Keyes admired Ted Bundy and shared several similarities with him: Both were heavy drinkers, methodical, intelligent and felt a possession over their victims. However, there are notable differences. Bundy's murders were spread throughout the country, mainly because he lived in many different areas, and not as an intentional effort to avoid detection as was the case with Keyes. Bundy only targeted attractive young women, usually with hair parted down the middle, while Keyes had no particular type of victim.
While being held in jail at the Anchorage Correctional Complex on suspicion of murder, he committed suicide on December 2, 2012, via self-inflicted wrist cuts and strangulation. He was survived by at least one child, a school-age daughter.
Serial killer's double life: How Israel Keyes hid in plain sight for a decade
By Yereth Rosen - Reuters.com
December 26, 2012
ANCHORAGE, Alaska, - A confessed serial killer from Alaska who hid in plain sight and whose crimes went undetected for more than a decade, was ultimately caught after he gave in to his compulsions and struck close to home.
Israel Keyes, in jail since March for the kidnapping and murder of 18-year-old coffee stand server Samantha Koenig in Anchorage, Alaska, confessed to that and other violent crimes. Then guards found him dead on Dec. 2 after he committed suicide by cutting his wrists and choking himself with a bed sheet. He was 34.
Keyes, a U.S. Army veteran, lived a quiet life in one of Anchorage's best neighborhoods, doing well-regarded handyman work for unsuspecting customers. He had been due to go on trial in March for Koenig's death, and investigators believe he killed eight to 11 people, if not more.
A picture of Keyes' double-life emerged from his own words -- authorities released excerpts from 40 hours of interviews with investigators to reporters -- and from interviews and news conferences given by investigators, who said they believed his confessions were sincere.
"Everything that he told them has been borne out," Lieutenant Dave Parker of the Anchorage Police Department said on Sunday.
Keyes admitted that he committed numerous killings, bank robberies and other crimes across the country. He admitted to plans for more killings. He admitted to several unreported crimes and acts of cruelty committed before he started killing people, including the rape of a teenager in Oregon in the late 1990s and torture of animals when he was a child.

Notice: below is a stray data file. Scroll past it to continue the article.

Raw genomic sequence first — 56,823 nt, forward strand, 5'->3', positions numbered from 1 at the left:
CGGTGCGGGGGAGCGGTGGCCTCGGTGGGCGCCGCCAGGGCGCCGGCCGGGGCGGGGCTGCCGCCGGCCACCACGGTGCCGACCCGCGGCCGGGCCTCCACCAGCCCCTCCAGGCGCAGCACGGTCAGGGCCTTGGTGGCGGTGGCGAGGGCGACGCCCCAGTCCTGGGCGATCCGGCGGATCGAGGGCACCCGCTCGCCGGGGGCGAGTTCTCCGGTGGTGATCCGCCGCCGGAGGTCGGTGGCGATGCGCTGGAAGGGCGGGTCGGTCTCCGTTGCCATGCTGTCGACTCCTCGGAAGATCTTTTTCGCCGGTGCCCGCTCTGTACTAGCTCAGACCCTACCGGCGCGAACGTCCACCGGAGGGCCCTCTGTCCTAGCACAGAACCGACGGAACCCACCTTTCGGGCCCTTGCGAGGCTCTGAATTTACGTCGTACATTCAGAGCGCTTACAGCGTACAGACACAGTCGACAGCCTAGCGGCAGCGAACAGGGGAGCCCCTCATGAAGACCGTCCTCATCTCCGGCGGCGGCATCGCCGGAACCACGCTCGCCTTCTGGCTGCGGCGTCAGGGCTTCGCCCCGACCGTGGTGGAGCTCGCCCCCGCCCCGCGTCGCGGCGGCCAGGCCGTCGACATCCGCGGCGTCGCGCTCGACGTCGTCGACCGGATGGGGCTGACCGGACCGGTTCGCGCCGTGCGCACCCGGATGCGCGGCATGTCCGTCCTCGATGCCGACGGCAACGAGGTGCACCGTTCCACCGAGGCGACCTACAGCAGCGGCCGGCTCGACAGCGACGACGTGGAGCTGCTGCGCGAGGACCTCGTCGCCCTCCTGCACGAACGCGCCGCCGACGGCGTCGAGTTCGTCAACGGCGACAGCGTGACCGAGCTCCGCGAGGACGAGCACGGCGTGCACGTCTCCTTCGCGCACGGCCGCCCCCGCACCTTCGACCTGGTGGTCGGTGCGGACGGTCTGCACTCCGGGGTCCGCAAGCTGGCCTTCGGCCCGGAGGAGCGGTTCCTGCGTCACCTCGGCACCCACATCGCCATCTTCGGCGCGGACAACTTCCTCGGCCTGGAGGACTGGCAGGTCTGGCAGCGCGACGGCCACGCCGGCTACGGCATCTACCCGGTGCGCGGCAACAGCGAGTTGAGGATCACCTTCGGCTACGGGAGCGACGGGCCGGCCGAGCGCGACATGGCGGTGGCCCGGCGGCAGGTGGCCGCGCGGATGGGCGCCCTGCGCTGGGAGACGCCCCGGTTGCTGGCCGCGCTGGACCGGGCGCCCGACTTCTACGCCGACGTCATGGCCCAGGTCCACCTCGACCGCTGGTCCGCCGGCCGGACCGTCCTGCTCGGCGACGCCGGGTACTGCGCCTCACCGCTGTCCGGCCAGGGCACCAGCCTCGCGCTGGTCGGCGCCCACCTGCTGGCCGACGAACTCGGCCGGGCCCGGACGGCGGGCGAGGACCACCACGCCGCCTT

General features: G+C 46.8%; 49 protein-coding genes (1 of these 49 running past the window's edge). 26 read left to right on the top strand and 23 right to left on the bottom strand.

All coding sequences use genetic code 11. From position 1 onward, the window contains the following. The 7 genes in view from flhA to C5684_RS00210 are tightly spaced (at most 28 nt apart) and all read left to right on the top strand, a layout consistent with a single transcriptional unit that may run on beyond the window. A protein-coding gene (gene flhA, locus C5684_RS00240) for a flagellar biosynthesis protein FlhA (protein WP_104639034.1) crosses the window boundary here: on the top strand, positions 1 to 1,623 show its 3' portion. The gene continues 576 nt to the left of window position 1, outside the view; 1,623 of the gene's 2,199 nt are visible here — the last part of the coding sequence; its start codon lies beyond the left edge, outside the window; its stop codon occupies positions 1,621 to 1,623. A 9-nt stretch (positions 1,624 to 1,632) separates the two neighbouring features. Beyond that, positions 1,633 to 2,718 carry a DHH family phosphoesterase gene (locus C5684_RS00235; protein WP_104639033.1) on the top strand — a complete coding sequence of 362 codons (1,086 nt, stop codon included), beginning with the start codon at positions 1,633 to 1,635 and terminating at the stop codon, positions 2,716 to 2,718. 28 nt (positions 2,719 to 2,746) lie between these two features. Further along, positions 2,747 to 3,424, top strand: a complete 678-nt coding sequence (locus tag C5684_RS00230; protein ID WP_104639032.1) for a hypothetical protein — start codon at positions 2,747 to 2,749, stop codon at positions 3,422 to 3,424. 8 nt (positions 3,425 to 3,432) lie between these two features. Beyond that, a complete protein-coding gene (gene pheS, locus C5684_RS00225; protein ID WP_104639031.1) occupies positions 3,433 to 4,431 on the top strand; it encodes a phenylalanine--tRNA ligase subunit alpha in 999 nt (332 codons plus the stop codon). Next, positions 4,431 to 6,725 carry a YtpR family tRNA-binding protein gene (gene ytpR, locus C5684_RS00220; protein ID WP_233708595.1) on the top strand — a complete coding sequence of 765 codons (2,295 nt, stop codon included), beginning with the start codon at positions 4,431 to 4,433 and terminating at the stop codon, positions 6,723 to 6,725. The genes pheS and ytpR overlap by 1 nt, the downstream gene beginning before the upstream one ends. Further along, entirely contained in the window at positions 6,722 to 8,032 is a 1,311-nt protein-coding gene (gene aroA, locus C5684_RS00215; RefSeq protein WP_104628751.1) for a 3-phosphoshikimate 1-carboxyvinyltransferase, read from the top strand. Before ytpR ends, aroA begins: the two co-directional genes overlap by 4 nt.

His suicide ended the revelations and made him a rarity -- a confessed serial killer who was never convicted of murder.
"It gives us no pleasure to dismiss the charges against Mr. Keyes, but that's what the law requires," said Kevin Feldis, the assistant U.S. attorney leading the prosecution.
The criminal investigation will continue indefinitely, even if there is no prosecution, "because there will inevitably be many, many unknowns," Feldis said.
Keyes was caught in Texas in March with a debit card stolen from Koenig, whom he abducted from her coffee stand in February. Keyes admitted to kidnapping, raping and killing her, then dismembering her body and dumping her remains in an icy lake before traveling out of Alaska.
Once in custody, he also confessed to the 2011 killings of Bill and Lorraine Currier of Essex, Vermont, and the disposal of four bodies in Washington state and one in New York state.
Only three homicides have been definitively pinned to him -- those of Koenig and the Curriers -- in large part because Keyes could not identify victims by name.
His motivation was enjoyment, said Monique Doll, an Anchorage homicide detective who worked on the investigation. Throughout his months of jail interviews, Keyes was utterly unapologetic and remorseless, she said.
"Israel Keyes didn't kidnap and kill people because he was crazy. He didn't kidnap and kill people because his deity told him to or because he had a bad childhood. Israel Keyes did this because he got an immense amount of enjoyment out of it, much like an addict gets an immense amount of enjoyment out of drugs," Doll told a news conference.
He also enjoyed staying under the radar, officials said. He targeted total strangers, avoiding anyone with any possible connection, traveling hundreds of miles to target random victims at secluded parks, trail heads and other remote locations.
He broke some of his own rules when he killed Koenig, abducting her at her workplace on a busy Anchorage street, where security cameras caught some of his actions, and killing her at his own house, officials said. Keyes admitted he considered merely robbing Koenig -- whom he did not know -- and instead gave in to his compulsions, Doll said.
"In prior cases, he had enough self-control to walk away from it," Doll said. "But with Samantha, he didn't."
Koenig's case dominated local news, and supporters raised a reward fund, held candlelight vigils and gave self-defense lessons to coffee stand servers.
Keyes got a thrill from following the news coverage, so long as his name was not linked to the case, investigators said. When he was identified by a Vermont television station in the s u mmer as the suspect in the murder of the Curriers, he became so angry he stopped speaking to investigators for two months.
WHITE SUPREMACIST BACKGROUND
Keyes grew up in Washington state in a fundamentalist Christian family that, in the past, attended a white-supremacist, anti-Semitic church but later moved out of the region and became affiliated with other congregations, according to the Southern Poverty Law Center civil rights group.
Keyes served in the U.S. Army for three years, including a brief stint in Egypt, and was discharged from Fort Lewis Army Base in Washington state in 2001. In his interviews, he said he was anxious for his military service to end so that he could start murdering people, Feldis said.
He moved to Alaska in 2007 and lived with his daughter and a girlfriend in Anchorage's Turnagain neighborhood, near many of the city's most prominent citizens, top attorneys and law-enforcement officials, operating a one-man contracting business.